MICHAEL GOVE hit out at Brussels for refusing to reopen Brexit talks last night.
The leading Cabinet minister said it was “wrong and sad” that the EU did not want to discuss a new deal with the UK.
Michael Gove said it was ‘wrong and sad’ the EU did not want to negotiate with the UK[/caption]
His comments came after European leaders finally realised that Boris is serious about leaving without an agreement – but still do not want to offer a new solution to the Irish border problem.
Speaking after a meeting of the daily Brexit “war cabinet”, Mr Gove said: “I’m deeply saddened the EU now seem to be refusing to negotiate with the UK.
“The Prime Minister’s been clear, he wants to negotiate a good deal with the European Union and he will apply all the energy of the government and ensure that in a spirit of friendliness we can negotiate a new deal.”
Mr Gove – who as Chancellor of the Duchy of Lancaster is in charge of No Deal preparations across Government – added: “At the moment it’s the EU that seems to be saying they’re not interested’, they’re simply saying, ‘no, we don’t want to talk’.
There are many ways by which a No Deal can be avoided.
“Well I think that’s wrong and sad, it’s not in Europe’s interest.”
On a visit to Belfast, Ireland’s premier repeated the EU’s line that the Withdrawal Agreement could not be reopened.
Leo Varadkar said that a No Deal exit was not guaranteed, however.
“There are many ways by which a No Deal can be avoided. Either by the ratification of the Withdrawal Agreement, a further extension or revocation of Article 50.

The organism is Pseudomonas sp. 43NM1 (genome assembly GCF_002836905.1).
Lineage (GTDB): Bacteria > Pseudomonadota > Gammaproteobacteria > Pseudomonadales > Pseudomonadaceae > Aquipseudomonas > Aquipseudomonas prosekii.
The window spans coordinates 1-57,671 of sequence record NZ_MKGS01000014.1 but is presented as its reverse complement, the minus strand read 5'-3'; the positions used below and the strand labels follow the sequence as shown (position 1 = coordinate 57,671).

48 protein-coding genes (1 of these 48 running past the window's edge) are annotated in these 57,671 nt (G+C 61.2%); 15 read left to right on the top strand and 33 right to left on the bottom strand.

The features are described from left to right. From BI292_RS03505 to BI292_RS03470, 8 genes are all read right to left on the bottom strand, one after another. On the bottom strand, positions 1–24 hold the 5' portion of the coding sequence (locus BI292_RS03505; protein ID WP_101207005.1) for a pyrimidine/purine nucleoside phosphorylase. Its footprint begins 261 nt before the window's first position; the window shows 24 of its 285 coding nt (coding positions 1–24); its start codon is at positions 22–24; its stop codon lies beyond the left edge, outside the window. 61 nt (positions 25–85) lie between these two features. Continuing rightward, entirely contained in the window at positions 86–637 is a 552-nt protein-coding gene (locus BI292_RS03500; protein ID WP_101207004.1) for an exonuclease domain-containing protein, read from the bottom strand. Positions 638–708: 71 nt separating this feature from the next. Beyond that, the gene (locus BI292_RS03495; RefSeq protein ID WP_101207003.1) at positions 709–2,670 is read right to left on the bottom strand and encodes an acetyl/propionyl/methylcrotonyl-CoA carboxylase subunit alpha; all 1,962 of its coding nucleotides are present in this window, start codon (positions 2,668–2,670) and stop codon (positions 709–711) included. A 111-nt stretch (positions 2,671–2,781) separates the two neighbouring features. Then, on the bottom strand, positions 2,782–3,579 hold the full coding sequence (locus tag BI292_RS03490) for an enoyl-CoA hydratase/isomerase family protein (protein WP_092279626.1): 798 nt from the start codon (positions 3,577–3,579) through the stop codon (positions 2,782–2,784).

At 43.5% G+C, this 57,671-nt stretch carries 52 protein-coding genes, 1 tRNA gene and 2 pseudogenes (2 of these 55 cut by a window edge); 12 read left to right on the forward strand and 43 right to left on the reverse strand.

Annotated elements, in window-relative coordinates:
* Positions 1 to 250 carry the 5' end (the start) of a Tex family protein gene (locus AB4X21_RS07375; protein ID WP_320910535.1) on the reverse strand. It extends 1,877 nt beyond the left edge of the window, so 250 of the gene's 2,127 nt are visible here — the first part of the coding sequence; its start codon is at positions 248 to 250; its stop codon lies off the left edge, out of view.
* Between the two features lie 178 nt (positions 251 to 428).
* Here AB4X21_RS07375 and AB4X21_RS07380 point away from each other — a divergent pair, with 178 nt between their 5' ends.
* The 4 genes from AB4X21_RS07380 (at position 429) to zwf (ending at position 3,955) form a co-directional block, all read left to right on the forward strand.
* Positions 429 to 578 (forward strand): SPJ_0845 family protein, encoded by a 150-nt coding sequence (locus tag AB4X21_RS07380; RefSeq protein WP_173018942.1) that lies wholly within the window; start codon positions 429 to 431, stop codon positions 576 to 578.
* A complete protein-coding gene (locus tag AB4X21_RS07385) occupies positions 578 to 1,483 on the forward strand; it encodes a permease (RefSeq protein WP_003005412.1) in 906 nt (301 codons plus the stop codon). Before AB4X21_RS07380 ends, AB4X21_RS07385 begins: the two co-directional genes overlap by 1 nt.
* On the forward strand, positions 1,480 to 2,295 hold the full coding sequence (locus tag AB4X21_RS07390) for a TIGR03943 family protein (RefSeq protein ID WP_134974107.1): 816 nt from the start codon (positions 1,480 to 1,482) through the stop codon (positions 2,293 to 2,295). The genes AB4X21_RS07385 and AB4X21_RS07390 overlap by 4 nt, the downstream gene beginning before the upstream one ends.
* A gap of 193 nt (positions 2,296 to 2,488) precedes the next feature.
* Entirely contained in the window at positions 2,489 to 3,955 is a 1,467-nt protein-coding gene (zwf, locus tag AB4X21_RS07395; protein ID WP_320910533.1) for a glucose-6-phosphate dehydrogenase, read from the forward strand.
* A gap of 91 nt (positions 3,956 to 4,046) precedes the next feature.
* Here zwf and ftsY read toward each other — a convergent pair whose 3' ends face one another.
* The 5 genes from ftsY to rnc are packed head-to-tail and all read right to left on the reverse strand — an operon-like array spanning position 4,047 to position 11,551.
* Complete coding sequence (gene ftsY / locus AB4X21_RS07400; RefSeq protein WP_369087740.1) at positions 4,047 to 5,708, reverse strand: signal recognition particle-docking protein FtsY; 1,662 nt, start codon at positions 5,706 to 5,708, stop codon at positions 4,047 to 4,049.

“So, there are a number of ways that a No Deal can be avoided on the 31st of October. I am certainly not fatalistic about that.”
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But DUP Brexit spokesman Sammy Wilson urged Boris to channel the spirit of Margaret Thatcher in responding to Mr Varadkar’s suggestions.
“Revoking Article 50 means overturning the referendum result, accepting the current Withdrawal Agreement means you split up the UK, and the extension simply kicks the issue down the road until a new government comes in, which is what the EU would love to happen.
“None of them are realistic in any way, and the PM ought to do the same as Margaret Thatcher did and say ‘no, no, no’ to all of them.”
Leo Varadkar is still optimistic the UK can leave the EU with a deal[/caption]
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